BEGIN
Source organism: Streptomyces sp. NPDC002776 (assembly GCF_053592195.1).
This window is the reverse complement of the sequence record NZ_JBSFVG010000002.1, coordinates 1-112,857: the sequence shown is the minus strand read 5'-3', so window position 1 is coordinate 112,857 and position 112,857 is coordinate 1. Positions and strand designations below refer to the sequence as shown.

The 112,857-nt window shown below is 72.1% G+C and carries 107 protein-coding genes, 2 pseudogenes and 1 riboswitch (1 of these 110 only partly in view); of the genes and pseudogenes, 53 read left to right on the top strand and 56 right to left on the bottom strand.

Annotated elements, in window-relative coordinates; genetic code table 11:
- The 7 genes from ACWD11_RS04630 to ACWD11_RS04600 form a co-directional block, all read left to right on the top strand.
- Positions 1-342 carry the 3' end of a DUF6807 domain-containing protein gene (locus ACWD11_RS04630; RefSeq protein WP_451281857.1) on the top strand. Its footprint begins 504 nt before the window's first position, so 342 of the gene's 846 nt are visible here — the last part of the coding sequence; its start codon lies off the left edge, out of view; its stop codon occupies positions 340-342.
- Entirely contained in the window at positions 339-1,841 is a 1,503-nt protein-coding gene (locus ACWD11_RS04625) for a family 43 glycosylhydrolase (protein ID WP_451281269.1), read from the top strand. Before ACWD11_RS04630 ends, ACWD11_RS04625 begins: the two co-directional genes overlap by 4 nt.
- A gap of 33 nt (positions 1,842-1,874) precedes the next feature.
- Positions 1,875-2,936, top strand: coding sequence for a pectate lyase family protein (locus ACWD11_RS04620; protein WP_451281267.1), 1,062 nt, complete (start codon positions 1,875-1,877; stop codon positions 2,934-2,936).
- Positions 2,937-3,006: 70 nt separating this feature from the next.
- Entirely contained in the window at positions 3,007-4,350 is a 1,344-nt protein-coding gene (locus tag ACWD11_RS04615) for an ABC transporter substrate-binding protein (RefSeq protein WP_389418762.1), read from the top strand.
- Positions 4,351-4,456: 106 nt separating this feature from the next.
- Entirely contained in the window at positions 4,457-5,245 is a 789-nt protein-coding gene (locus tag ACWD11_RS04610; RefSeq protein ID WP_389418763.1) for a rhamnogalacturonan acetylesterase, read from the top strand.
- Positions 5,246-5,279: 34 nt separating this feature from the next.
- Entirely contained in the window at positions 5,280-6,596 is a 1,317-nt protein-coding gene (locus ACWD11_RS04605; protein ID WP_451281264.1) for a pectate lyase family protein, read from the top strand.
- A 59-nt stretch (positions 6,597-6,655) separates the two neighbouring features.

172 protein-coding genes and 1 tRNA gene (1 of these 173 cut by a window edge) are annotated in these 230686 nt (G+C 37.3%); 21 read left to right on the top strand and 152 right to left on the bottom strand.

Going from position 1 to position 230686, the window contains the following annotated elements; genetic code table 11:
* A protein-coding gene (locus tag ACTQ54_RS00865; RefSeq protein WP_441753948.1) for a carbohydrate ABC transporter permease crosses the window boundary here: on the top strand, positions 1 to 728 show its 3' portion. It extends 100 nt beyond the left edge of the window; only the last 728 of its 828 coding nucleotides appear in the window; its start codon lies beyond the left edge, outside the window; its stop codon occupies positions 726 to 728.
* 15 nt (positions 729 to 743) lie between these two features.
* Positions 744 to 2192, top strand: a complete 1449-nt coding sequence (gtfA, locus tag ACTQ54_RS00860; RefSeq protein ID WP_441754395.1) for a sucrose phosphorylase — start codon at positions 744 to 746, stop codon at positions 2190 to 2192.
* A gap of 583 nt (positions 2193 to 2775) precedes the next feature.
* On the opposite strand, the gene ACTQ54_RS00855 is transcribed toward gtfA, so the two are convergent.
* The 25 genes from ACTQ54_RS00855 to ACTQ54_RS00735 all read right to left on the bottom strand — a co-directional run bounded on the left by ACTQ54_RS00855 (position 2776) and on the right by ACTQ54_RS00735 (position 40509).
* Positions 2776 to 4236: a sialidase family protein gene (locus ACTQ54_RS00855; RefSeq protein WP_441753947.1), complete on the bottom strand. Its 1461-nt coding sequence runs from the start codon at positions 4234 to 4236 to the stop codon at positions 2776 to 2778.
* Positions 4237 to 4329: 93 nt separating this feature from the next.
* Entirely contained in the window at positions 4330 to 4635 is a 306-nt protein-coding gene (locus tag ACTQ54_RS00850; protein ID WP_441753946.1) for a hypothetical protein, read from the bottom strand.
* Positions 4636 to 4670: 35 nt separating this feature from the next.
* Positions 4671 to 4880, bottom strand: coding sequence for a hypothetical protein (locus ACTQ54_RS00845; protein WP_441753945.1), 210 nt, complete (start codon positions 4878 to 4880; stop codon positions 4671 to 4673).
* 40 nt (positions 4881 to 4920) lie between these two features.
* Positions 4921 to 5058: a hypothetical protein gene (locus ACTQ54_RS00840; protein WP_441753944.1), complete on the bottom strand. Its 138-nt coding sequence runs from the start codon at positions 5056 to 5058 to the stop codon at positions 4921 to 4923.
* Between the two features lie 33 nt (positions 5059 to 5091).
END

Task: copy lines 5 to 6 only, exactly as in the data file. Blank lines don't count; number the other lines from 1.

- The 7 genes from ACWD11_RS04630 to ACWD11_RS04600 form a co-directional block, all read left to right on the top strand.
- Positions 1-342 carry the 3' end of a DUF6807 domain-containing protein gene (locus ACWD11_RS04630; RefSeq protein WP_451281857.1) on the top strand. Its footprint begins 504 nt before the window's first position, so 342 of the gene's 846 nt are visible here — the last part of the coding sequence; its start codon lies off the left edge, out of view; its stop codon occupies positions 340-342.